Environmental Issues in Washington (state)

By Derek Sandison, Director, Washington State Department of Agriculture

Since joining the Washington State Department of Agriculture in 2015, I’ve been inspired by the dedication of the staff here at WSDA and the work they do to support agriculture and consumers. We work in partnership with a broad list of organizations that includes the U.S. Department of Agriculture, Washington State University, the Washington State Conservation Commission, 23 commodity commissions and other agricultural support organizations. In addition, we partner regularly with several state and federal agencies as well as local government agencies, municipalities and counties.

All of them are needed to help us fulfill what I see as our three primary roles: regulator, facilitator and advocate.

Regulation

As a regulatory agency, we focus on education before enforcement, while striving to provide a level playing field for the agriculture and food industry. In the coming year, one of our major efforts will be to assist the ag industry as it adapts to requirements of the Food Safety Modernization Act, a major update to rules of the Food and Drug Administration (FDA).

WSDA adopted the FSMA rules under state code. Now we are reaching out to licensed food processors and growers to educate them on the requirements. We have also worked with the FDA to seek clarity on the rules and created a new Produce Safety Program to provide guidance about these new requirements, as well as fair and effective enforcement.

Another federal agency, the Environmental Protection Agency (EPA), recently updated protection standards for workers that apply pesticides. Beginning in January, WSDA has been required to enforce these new standards and has provided extensive outreach to the industry.

Facilitation

Some issues affecting agriculture don’t have an easy solution. One role WSDA often plays is as facilitator, bringing different groups together to discuss difficult issues and build bridges as we seek consensus on a path forward. One such issue is the effect of dairy manure on water quality.

The state’s Dairy Nutrient Management Act requires dairies to develop plans to manage the manure produced by their cows. WSDA’s Dairy Nutrient Management Program enforces this act and works with the state Department of Ecology to enforce parts of the state’s Water Pollution Control Act related to dairies.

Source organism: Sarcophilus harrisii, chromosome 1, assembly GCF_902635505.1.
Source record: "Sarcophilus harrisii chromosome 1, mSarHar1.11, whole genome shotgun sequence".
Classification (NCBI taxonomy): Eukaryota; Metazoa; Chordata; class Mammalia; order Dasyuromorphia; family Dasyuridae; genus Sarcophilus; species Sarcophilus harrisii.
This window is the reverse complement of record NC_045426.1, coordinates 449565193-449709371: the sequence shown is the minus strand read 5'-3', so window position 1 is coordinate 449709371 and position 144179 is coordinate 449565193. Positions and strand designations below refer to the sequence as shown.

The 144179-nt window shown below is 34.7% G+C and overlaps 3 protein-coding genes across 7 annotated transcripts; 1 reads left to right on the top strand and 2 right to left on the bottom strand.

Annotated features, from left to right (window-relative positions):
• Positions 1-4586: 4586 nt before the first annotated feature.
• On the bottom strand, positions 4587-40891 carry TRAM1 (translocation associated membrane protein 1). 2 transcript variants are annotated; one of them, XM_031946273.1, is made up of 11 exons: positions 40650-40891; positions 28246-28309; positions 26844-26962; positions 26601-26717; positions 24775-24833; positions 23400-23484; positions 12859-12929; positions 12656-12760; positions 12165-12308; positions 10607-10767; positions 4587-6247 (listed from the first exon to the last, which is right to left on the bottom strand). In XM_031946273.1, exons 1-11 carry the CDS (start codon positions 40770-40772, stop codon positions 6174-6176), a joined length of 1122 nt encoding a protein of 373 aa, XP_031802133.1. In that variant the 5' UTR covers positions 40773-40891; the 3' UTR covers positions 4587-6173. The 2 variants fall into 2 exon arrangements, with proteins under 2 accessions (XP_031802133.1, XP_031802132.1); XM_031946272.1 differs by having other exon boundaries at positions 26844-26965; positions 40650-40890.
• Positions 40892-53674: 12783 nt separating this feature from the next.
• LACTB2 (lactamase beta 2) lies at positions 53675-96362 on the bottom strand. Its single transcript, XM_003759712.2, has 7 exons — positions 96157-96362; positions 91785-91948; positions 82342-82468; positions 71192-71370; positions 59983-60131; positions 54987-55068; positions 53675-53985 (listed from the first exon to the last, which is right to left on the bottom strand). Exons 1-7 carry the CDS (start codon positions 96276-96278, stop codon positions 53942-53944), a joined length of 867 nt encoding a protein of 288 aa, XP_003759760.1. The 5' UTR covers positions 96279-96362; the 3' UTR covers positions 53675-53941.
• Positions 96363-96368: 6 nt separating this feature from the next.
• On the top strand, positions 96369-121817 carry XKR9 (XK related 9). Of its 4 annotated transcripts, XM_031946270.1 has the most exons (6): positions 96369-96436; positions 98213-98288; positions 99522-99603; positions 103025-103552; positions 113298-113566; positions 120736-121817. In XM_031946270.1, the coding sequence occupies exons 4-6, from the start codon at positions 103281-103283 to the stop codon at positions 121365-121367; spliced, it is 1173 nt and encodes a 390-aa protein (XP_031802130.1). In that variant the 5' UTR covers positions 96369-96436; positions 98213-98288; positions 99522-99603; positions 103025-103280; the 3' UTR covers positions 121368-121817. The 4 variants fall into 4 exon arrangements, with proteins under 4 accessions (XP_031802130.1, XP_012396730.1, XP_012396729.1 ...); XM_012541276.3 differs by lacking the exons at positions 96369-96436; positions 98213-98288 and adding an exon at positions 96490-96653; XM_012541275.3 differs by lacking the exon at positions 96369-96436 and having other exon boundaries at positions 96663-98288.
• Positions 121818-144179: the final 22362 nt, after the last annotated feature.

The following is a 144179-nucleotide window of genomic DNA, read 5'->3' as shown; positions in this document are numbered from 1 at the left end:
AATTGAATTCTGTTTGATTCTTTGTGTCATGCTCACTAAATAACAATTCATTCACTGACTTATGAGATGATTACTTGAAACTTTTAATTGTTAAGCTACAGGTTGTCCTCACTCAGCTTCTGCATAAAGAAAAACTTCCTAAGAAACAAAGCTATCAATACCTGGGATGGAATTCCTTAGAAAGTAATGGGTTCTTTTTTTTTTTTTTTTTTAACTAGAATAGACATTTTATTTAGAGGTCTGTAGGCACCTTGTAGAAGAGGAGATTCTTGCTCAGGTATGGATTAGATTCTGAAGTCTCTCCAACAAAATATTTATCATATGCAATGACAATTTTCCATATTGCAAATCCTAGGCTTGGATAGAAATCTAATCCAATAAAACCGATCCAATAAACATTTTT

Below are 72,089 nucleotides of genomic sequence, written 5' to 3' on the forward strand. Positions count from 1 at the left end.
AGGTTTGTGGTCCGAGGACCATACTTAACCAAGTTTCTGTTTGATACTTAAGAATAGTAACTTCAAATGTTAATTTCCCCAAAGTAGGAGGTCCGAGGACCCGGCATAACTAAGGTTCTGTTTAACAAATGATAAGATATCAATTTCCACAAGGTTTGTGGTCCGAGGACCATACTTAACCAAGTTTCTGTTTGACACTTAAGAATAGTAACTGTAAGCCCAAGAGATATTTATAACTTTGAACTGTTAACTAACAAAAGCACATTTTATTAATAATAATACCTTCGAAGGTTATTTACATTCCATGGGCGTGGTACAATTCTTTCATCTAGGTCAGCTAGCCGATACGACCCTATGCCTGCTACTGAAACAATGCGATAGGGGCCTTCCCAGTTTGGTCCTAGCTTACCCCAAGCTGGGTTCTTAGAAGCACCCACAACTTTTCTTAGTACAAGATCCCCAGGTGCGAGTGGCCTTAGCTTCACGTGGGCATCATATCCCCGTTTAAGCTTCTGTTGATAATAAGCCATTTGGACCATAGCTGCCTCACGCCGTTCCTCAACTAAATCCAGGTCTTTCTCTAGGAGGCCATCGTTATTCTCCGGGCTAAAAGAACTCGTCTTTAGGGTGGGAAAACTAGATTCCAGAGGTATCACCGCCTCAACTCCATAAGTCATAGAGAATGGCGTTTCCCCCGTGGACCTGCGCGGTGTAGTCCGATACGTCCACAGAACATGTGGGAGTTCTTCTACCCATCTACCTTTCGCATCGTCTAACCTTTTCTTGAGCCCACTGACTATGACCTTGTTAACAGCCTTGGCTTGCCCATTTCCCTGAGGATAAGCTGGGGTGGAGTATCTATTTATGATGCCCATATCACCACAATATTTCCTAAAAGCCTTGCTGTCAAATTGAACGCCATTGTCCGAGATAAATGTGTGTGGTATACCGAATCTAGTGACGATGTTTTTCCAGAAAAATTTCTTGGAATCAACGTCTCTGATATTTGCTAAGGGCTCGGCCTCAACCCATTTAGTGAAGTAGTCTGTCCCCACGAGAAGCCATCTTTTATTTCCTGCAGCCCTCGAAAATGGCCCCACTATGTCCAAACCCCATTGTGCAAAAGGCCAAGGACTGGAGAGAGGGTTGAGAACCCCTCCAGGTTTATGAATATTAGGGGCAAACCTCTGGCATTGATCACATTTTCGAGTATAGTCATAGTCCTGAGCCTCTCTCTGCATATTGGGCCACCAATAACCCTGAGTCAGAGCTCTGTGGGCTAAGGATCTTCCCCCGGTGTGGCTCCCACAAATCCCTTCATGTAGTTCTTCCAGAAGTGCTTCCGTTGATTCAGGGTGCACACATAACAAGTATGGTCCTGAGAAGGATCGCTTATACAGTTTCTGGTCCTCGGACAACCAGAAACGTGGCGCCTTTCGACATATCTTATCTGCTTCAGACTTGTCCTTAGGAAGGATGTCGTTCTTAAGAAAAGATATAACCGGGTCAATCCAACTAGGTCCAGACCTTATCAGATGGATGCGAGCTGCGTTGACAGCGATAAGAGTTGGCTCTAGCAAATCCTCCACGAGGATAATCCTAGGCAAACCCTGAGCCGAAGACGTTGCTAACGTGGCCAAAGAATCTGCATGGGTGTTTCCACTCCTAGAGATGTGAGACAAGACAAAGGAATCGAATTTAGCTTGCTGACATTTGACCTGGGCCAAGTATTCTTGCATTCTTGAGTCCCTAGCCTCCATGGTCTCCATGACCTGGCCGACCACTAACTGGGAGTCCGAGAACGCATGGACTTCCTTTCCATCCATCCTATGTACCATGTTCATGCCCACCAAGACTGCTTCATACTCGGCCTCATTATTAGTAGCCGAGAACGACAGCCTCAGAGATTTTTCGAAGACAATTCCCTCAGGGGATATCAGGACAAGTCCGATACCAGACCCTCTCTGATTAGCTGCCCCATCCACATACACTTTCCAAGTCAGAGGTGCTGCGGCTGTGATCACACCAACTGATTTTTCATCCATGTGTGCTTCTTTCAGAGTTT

To ensure our program is as effective as possible, in late 2016 WSDA created a Dairy Nutrient Advisory Committee. Meeting regularly, this group represents a diversity of interests and reviews the work of our program. The goal is for the group to identify areas that could use improvement, and make recommendations to that end.

Advocate

Advocating for Washington agriculture can mean making sure decision makers at other agencies are aware of the impact their regulations have on farmers and ranchers, but it can also mean promoting agriculture, both at home and abroad. Washington agriculture exports 30 percent of what’s produced in our state. Trade missions help sustain and build demand for these products.

Japan, Canada, China, the Philippines and South Korea are Washington’s top export markets for agricultural products. Maintaining relationships with key government officials, import buyers and others involved in moving our food products to these foreign markets is often the focus of the trade missions we join.

This year, we are preparing for more potential trade missions to key markets for our products. A trade mission with Mexico, Washington’s seventh largest agricultural export market, is one possibility.

Coming trends and opportunities

Agriculture, in Washington and elsewhere, faces a number of ongoing challenges including environmental concerns, a growing population to feed and the increasing age of the average farmer.

But there are opportunities, too. Technology is increasing precision agriculture, improving efficiency and bringing down costs. And while farmers are aging, demographics are changing, too. More women are entering agriculture, as are military veterans, people new to farming entirely and others who began working at farms as laborers and have become farm operators themselves.

To address these issues, or take advantage of the opportunities, it will require that we rely more than ever on our partnerships and the strength of the agriculture community.

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